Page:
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I'd like to have the mesh design here …

http://issm.jpl.nasa.gov/images/issm/documentation/trimesh/mesh.png

… fleshed out a bit so I can make a perforated strip/plate like this …

enter image description here

… in such a way that I can cut pieces out while retaining the precisely placed round holes in the part. I'm essentially trying to make that strip more interesting, like this:

enter image description here

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2 Answers 2

For simplicity's sake, I'm going to assume that you already have a mesh and a "piece with holes" in vector form. If not, we have existing questions on how to do that:

Here is what I'm starting with:

enter image description here

To "flesh out" the grid of triangles, I'm just going to apply a thick stroke to them:

enter image description here

I'm going to then expand the stroke using Object → Expand then Merge the grid (Merge can be found on the Pathfinder pane). I did a bit of clean up so that we're only left with a single compound shape for the grid:

enter image description here

Now I'll place the shape with holes over the grid. I have filled the circles with red to keep track of what I want "knocked out" and applied the same stroke as before:

enter image description here

I'll then duplicate the long rounded piece so I can use it as a clipping mask. Expand the shape's stroke and fill as before (as well as the duplicated piece). It should look like this in Outline View:

enter image description here

Release the compound path of the shape that we duplicated and delete the inner shape. Then use it to apply a clipping mask to all of the artwork. Almost there!

enter image description here

Merge all of the artwork and delete any shapes that are not filled with black (or whatever stoke color you used). This should leave you with the final compound path of your shape to be cut out:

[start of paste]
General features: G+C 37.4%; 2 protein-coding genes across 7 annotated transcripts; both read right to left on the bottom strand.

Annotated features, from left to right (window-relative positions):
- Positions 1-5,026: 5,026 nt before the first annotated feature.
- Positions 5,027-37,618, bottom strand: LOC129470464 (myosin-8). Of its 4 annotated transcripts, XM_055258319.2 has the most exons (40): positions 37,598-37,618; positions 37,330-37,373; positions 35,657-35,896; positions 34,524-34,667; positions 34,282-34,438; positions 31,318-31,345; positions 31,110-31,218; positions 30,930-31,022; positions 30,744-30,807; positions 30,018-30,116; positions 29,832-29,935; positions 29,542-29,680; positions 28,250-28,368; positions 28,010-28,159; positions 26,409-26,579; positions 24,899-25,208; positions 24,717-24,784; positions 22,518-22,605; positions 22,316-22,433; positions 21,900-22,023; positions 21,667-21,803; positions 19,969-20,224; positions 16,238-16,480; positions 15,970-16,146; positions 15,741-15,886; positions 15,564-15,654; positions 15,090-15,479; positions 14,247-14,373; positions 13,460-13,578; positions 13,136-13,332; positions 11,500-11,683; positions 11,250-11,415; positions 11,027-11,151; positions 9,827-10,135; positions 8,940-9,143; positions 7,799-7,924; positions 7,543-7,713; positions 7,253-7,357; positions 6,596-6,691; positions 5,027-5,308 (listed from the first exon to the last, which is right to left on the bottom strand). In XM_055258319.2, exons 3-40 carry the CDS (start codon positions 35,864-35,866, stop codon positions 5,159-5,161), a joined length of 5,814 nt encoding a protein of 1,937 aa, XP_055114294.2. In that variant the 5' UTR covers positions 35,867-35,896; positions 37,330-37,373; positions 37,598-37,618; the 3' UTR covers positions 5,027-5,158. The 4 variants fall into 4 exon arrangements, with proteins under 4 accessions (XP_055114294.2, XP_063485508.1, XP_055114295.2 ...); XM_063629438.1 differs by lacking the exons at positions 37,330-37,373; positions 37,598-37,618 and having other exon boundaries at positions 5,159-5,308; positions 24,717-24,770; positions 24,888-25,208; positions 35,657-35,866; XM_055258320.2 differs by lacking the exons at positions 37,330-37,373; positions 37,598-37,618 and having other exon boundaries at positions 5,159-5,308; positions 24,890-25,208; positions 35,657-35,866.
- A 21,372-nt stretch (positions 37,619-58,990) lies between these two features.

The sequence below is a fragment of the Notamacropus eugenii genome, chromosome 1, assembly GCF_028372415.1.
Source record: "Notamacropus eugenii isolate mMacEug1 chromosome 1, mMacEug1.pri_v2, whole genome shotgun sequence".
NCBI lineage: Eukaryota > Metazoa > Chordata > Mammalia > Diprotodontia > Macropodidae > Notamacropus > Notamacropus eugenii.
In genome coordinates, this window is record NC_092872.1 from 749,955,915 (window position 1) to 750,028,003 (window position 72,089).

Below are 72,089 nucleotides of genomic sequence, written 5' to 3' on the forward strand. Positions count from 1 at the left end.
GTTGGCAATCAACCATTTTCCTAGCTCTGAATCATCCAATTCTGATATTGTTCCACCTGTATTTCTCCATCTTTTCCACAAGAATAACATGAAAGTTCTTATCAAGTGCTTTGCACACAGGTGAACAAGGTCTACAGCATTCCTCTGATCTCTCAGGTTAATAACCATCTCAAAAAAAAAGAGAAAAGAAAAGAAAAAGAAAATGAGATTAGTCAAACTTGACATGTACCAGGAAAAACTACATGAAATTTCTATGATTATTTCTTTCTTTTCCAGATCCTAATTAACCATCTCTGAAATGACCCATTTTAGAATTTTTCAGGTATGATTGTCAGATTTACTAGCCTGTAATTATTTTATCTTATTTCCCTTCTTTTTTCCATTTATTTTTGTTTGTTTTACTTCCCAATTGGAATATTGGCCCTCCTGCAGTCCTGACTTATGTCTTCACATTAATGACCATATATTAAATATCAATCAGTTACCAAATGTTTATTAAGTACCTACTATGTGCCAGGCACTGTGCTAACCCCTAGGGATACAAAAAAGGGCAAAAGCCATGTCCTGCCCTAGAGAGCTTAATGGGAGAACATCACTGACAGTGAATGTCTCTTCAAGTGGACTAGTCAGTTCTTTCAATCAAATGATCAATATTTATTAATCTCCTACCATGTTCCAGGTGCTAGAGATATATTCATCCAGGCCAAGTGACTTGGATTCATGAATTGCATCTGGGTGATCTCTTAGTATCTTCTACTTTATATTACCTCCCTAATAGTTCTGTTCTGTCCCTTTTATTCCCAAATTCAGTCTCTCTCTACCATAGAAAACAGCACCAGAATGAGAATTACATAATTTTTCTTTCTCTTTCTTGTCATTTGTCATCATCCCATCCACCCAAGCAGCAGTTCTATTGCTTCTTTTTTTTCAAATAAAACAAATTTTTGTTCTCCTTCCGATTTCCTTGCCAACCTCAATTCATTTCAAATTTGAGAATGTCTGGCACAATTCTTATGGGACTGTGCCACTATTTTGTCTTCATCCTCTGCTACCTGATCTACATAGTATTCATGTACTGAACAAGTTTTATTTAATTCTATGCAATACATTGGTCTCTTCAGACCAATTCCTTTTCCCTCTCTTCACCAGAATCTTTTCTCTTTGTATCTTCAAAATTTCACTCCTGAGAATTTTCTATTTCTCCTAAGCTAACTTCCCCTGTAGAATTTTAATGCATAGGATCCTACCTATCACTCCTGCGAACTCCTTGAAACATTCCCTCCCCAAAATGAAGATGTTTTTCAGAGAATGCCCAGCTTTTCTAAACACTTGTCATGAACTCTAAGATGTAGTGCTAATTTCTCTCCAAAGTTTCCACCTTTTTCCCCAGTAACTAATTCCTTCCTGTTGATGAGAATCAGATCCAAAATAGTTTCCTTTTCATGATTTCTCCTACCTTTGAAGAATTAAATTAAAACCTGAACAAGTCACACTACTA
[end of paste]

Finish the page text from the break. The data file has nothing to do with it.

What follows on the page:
enter image description here

3D Extrude & Bevel applied for style points:

enter image description here

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6  
-1 for not having worms in it. –  Scott Jan 16 at 17:11
2  
+1 for the amount of effort on what I surely thought was a bot's question. :) –  TunaMaxx Jan 16 at 18:25
2  
I agree with @Scott there was genuine opportunity here to have the worms peeping out through the circles, or more interestingly traveling through them. –  Jenna Jan 17 at 12:22
  1. Open Illustrator.
  2. Draw your desired circles
  3. Draw a series of triangles/quadrangles and shapes around the circles to create your mesh
  4. Make sure none of the shapes touch in order to leave a solid area behind.
  5. Color in the shapes with a dull grey as needed to help you flesh out the design and visualize the "positive" to remain, and the "negative" to be removed.
  6. Save and export to required file format for your laser "ma-cheene"
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